Maya Prehistory

Archaeologists divide the prehistory of the Maya region into the Preclassic (c.1500 B.C.–A.D. 300), Classic (300–900), and Postclassic (900–1500) periods, and concur that in most parts of this large region the most spectacular florescence occurred during the Classic period. This was followed, in much of the area with the exception of Yucatán, by a demographic collapse at the end of which (c.A.D. 1100) close to 90% of the population had been lost. Although little understood, the earliest inhabitants seem to have been relatively few in number and practiced shifting cultivation.

Throughout Maya history, populations increased and agriculture, correlatively, became more intensive. Linked with this process, social organization became increasingly hierarchical, with increasing differentiations of wealth and status, shown primarily in the differential size and elaborateness of both residences and public buildings. Settlements in civic centers show a repeated pattern of arrangement of residences, pyramidal structures, and temples around courts or plazas, with buildings made of cut stone masonry, sculptured and stuccoed decorations, corbel-vault stone roofs, and paved plazas. Such groupings in small, poor rural settlements involve buildings of largely perishable materials and small size. Most of the elaborate carvings, relief and full-round, and the paintings, mural and ceramic, which are the hallmarks of Classic Maya art, come from the civic centers. These civic centers were numerous, including Copán in Honduras, El Mirador, Piedras Negras, Tikal, and Uaxactún in the N central Petén region of Guatemala, and Palenque and Uxmal in Mexico.

Neither during the Classic period nor at any other time does there seem to have been any political unification of the area as a whole. Rather, political organization seems to have been described by a series of small, city-state-like polities, each characterized by its own internal differentiation of status and power. While much earlier literature refers to professional rulers and priests, the present view is that the higher-status individuals were more probably heads of patrilineages (see kinship), and that much of the religious complex was centered on ancestor worship rather than on universalist gods. In contrast to the civilizations of central Mexico, urbanization and occupational differentiation in the Mayan region were poorly developed, even during the Classic period. On the other hand, the Classic Maya had a system of written hieroglyphic script, largely syllabic in nature, which, although once considered astronomical or religious in content, is now considered primarily dynastic and political. (Mayan writing, however, dates to the late Preclassic period.) Concomitantly, a vigesimal (base 20) numerical system was used, notable in its development of the zero as placeholder; several types of calendar reckonings were in simultaneous use.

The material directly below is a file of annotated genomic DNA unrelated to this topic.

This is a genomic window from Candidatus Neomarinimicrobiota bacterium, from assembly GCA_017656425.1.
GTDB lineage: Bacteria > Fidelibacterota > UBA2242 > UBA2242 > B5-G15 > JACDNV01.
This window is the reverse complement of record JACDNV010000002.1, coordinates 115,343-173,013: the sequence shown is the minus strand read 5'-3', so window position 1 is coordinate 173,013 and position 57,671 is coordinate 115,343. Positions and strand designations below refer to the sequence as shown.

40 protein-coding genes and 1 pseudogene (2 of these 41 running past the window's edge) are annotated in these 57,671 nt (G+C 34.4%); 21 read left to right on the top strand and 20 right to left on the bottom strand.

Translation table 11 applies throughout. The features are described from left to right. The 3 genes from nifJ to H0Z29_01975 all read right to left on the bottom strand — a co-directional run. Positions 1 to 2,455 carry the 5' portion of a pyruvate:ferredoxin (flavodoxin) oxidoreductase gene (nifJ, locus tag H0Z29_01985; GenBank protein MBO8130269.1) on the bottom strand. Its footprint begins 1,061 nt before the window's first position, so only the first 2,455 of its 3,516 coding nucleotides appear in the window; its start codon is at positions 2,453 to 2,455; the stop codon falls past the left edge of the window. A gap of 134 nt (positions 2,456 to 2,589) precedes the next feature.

The period following A.D. 900 was one of rapid decline, and many of the major cities were abandoned; it has been speculated that drought may have led to the collapse. In the heartland of the lowland Maya, most major centers had been abandoned, probably more gradually than has been supposed, by around A.D. 1100. In the Yucatán highlands settlement persisted, with a probable colonization of the site of Chichén Itzá by Toltec from Central Mexico. By the time of Spanish conquest, most Mayan populations were centered around small villages.

The Columbia Electronic Encyclopedia, 6th ed. Copyright © 2012, Columbia University Press. All rights reserved.

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